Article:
Structure and function of the ovine type 1 corticotropin releasing factor receptor (CRF1) and a carboxyl-terminal variant.

Journal Article (Journal Article)

Corticotropin releasing factor (CRF) is the major neuropeptide regulating the hypothalamo-pituitary-adrenocortical axis in most species. A pituitary receptor for CRF (designated CRF1) belonging to the seven-transmembrane helix, G-protein-coupled receptor superfamily has been cloned for human, rat, mouse and xenopus. Since ovine CRF shares only 84% identity to human/rat CRF (h/rCRF) we postulated that the sheep pituitary CRF1 receptor may have similarly diverged from the rodent and human CRF1. We report the molecular cloning of an ovine pituitary cDNA containing a 1245 bp open reading frame encoding a 415 amino acid sheep CRF1 receptor 78, 86, 94, and 95% homologous to xenopus, chicken, rat, mouse, and human CRF1, respectively. The divergence in primary structure between the sheep CRF1 and the other mammalian CRF1s is primarily localized to the extracellular amino terminal domain of the receptor (18 of 22 divergent residues, ovine vs human CRF1). A variant of the oCRF1 was also isolated (oCRF1var) with 133 bp deleted from nucleotide (nt) 1080 to nt 1213 of the open reading frame (ORF) resulting in a new ORF of 1176 nt predicting a 392 residue CRF1 variant receptor. The 133 bp deletion would cause a frame-shift at residue 358 within the carboxyl-third of the seventh transmembrane domain (TM7) resulting in a shortened cytoplasmic tail with a new amino acid sequence from residue 358 to 392. Scatchard analysis of saturation curves using membrane prepared from Cos 7 cells transfected with oCRF1 or oCRF1var indicated that both wild-type and variant receptors were expressed similarly (number of CRF binding sites) and both bound oCRF with high affinity [oCRF1 (Kd): 2.5 + 1.6 nM; oCRF1var: 5.1 + 2.3 nM]. The non-hydrolyzable GTP analogue (GTPgammaS) lowered the affinity of both wild-type and variant oCRF1 receptors to a similar extent (oCRF1: 18.2 nM; oCRF1var: 22.4 nM). Both wild-type and variant oCRF1 receptors exhibited approximately 10-fold greater selectivity for oCRF and sauvagine compared to h/rCRF or alpha-helical [9-41]oCRF. CRF effectively stimulated the accumulation of cAMP (EC50 = 51 pM) in Cos 7 cells transiently transfected with wild-type but not variant oCRF1 receptor. In Cos 7 cells transfected with oCRF1var, cAMP accumulation was only observed at the highest concentration of oCRF utilized (100 nM). Basal (unstimulated) levels of cAMP in Cos 7 cells transfected with oCRF1var (in the presence of 2 mM IBMX) were approximately 50% lower than for the wild-type oCRF1. Differences in cAMP accumulation could not be attributed to differences in receptor number since total binding sites in the transfected cells were not different between wild-type or variant oCRF1 receptors. Agonist-induced receptor internalization, determined as the percent of total [125I] Tyr0-oCRF bound located in the acid-resistant fraction of transfected Cos 7 cells, increased with time (0-60 min at 37 degrees C) for both wild-type and variant oCRF1. Wild-type CRF1 internalized approximately 2-fold greater percent of total [125I] Tyr0-oCRF bound compared to the variant receptor. In summary, an ovine CRF1 and a CRF1 cytoplasmic tail receptor variant displaying high affinity binding to oCRF as well as selectivity for oCRF vs h/rCRF, were cloned from an adult sheep pituitary cDNA library. GTPgammaS studies indicate that both variant and wild-type receptors couple efficiently to Galphas however, only the wild-type oCRF1 is capable of stimulating cAMP production at physiological levels of CRF. Agonist-induced internalization of the ovine CRF1var is also reduced compared to the wild-type CRF1 receptor. We suggest that the oCRF1var interacts efficiently with Galphas but is unable (post-hormonal binding) to effectively stimulate G-protein activation of adenylate cyclase, indicating that the cytoplasmic tail of the CRF1 can modulate receptor function related to signal transduction. (ABSTRACT TRUNCATED)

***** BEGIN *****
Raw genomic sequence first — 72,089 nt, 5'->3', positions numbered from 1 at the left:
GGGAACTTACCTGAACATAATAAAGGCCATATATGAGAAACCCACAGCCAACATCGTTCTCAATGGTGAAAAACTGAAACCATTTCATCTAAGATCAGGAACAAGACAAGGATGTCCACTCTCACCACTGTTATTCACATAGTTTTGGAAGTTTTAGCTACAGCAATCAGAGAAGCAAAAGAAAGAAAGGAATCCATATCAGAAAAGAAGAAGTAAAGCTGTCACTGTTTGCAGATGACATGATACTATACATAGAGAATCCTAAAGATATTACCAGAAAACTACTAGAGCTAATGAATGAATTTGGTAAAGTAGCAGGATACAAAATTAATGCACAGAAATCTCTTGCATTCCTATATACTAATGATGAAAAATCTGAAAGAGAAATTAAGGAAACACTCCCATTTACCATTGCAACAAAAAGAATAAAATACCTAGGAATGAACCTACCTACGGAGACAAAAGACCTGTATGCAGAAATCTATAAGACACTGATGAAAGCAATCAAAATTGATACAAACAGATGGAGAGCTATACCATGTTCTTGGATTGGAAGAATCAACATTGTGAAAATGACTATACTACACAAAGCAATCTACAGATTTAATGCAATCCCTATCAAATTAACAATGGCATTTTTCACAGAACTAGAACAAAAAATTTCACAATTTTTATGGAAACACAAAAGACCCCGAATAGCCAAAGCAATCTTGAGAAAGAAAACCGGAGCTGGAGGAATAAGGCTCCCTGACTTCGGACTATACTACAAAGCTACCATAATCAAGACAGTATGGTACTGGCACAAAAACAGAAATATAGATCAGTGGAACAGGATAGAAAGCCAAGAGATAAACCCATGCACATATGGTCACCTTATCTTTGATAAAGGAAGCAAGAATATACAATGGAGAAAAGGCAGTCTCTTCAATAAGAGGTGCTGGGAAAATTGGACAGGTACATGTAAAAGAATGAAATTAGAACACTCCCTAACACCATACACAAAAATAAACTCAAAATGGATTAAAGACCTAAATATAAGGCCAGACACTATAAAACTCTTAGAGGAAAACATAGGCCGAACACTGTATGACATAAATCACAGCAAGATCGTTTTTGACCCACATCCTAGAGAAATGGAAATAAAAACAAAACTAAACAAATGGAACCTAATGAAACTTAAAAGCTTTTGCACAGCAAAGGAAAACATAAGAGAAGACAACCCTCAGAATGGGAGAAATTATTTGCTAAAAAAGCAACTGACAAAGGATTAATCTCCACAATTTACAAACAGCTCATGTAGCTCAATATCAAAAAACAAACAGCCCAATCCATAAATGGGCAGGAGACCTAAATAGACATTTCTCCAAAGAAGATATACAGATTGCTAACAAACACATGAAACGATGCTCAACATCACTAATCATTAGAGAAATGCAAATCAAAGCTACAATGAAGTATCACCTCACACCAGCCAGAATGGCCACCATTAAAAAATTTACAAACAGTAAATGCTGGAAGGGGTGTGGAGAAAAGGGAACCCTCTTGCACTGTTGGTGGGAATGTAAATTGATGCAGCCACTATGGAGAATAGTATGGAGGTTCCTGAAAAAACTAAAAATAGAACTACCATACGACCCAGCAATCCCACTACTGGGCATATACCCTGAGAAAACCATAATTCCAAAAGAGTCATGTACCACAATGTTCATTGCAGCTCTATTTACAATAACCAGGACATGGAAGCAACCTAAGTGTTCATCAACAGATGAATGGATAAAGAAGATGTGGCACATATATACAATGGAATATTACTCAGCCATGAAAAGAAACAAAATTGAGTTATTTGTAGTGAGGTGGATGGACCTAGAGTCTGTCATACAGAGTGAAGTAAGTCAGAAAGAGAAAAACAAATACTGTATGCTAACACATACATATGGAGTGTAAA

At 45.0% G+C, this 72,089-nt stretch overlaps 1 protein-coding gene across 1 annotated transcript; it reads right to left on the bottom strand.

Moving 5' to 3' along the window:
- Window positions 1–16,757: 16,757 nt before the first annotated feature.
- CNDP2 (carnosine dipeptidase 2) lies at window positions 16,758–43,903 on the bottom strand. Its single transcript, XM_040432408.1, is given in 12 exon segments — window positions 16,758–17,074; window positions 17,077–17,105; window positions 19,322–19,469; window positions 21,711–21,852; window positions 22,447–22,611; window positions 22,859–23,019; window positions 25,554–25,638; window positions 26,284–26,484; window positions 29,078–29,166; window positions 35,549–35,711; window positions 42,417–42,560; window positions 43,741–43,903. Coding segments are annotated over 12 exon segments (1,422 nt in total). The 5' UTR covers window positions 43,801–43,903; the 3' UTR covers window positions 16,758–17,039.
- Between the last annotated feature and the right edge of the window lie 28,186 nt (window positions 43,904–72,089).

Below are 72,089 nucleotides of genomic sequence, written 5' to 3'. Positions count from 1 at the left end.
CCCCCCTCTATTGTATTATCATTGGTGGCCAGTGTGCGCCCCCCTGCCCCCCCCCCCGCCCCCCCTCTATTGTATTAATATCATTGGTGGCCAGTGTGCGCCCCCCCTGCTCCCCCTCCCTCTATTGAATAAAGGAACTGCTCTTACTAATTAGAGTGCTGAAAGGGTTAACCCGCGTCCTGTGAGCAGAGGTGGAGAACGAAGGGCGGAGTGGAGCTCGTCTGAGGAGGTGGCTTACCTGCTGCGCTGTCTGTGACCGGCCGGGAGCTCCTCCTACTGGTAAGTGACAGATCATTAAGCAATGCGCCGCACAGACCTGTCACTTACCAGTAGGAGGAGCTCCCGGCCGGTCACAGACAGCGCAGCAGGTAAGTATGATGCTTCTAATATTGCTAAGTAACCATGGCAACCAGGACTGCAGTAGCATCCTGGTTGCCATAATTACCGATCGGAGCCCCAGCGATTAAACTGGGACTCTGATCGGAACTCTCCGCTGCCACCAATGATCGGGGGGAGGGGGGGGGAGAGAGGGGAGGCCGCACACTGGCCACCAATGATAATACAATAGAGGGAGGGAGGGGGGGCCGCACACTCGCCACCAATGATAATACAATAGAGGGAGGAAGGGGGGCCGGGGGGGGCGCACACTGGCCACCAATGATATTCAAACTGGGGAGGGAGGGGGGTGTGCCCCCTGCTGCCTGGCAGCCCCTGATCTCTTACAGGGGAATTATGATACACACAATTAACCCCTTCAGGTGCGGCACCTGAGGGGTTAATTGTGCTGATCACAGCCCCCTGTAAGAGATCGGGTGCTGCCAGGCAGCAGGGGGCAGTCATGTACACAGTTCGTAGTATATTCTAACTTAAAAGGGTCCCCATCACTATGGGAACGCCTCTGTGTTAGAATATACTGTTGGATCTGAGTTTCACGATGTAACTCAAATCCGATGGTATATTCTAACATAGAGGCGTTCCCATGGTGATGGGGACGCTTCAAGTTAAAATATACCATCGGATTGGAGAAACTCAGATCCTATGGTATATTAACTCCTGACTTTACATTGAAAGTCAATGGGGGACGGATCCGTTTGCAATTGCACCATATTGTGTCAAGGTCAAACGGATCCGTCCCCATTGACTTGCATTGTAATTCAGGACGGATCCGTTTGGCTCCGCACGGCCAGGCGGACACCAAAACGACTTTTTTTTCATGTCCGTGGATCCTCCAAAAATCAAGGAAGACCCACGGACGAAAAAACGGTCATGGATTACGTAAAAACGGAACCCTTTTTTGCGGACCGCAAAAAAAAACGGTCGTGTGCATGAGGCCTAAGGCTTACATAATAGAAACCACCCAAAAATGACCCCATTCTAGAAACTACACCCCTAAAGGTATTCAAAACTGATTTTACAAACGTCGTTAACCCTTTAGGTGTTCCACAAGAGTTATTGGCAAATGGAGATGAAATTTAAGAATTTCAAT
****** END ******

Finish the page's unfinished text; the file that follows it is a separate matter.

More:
Full Text

Duke Authors

Cited Authors

  • Myers, DA; Trinh, JV; Myers, TR

Published Date

  • September 25, 1998

Published In

Volume / Issue

  • 144 / 1-2

Start / End Page

  • 21 - 35

PubMed ID

  • 9863624

International Standard Serial Number (ISSN)

  • 0303-7207

Digital Object Identifier (DOI)

  • 10.1016/s0303-7207(98)00157-9


  • eng

Conference Location

  • Ireland